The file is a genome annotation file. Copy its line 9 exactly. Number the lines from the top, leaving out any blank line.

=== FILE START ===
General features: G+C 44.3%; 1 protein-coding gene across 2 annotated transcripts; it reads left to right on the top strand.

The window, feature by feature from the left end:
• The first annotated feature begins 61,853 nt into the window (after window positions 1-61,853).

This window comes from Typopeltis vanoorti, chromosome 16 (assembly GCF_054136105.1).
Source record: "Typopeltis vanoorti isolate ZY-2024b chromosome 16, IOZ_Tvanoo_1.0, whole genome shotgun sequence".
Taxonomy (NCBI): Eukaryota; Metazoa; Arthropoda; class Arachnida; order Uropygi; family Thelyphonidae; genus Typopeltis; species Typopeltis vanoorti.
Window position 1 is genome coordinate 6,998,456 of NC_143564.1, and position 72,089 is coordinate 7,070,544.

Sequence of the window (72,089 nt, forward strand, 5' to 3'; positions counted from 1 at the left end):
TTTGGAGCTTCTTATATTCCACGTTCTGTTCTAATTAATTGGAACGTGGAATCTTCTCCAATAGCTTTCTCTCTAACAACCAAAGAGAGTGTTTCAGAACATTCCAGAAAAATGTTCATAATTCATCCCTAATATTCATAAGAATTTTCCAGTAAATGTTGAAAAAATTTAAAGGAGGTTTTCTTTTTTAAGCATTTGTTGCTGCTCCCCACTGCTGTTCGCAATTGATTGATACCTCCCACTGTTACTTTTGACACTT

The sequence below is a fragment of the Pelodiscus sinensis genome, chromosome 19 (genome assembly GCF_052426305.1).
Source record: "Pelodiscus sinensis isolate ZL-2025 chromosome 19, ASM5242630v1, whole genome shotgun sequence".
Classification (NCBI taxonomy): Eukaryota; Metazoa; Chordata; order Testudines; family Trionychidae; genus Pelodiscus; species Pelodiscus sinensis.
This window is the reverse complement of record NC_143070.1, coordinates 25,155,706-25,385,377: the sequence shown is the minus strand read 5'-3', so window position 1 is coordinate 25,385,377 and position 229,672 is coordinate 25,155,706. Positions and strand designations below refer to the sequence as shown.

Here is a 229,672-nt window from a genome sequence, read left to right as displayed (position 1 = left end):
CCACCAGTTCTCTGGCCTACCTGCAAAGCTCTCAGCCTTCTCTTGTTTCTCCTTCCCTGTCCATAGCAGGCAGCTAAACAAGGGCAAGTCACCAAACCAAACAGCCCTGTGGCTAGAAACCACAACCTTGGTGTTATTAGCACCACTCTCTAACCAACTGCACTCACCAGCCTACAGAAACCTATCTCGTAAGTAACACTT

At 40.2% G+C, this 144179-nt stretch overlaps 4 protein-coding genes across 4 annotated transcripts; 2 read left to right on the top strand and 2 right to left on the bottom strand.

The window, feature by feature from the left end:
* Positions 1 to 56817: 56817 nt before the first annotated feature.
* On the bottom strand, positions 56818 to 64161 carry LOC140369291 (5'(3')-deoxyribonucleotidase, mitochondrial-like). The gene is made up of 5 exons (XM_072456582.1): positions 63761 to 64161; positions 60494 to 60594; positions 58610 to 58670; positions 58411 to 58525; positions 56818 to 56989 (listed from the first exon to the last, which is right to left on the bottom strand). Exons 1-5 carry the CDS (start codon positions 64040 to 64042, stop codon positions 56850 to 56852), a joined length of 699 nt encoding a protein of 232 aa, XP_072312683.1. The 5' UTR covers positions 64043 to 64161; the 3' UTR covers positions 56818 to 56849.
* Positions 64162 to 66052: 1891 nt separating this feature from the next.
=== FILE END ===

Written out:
TTTGGAGCTTCTTATATTCCACGTTCTGTTCTAATTAATTGGAACGTGGAATCTTCTCCAATAGCTTTCTCTCTAACAACCAAAGAGAGTGTTTCAGAACATTCCAGAAAAATGTTCATAATTCATCCCTAATATTCATAAGAATTTTCCAGTAAATGTTGAAAAAATTTAAAGGAGGTTTTCTTTTTTAAGCATTTGTTGCTGCTCCCCACTGCTGTTCGCAATTGATTGATACCTCCCACTGTTACTTTTGACACTT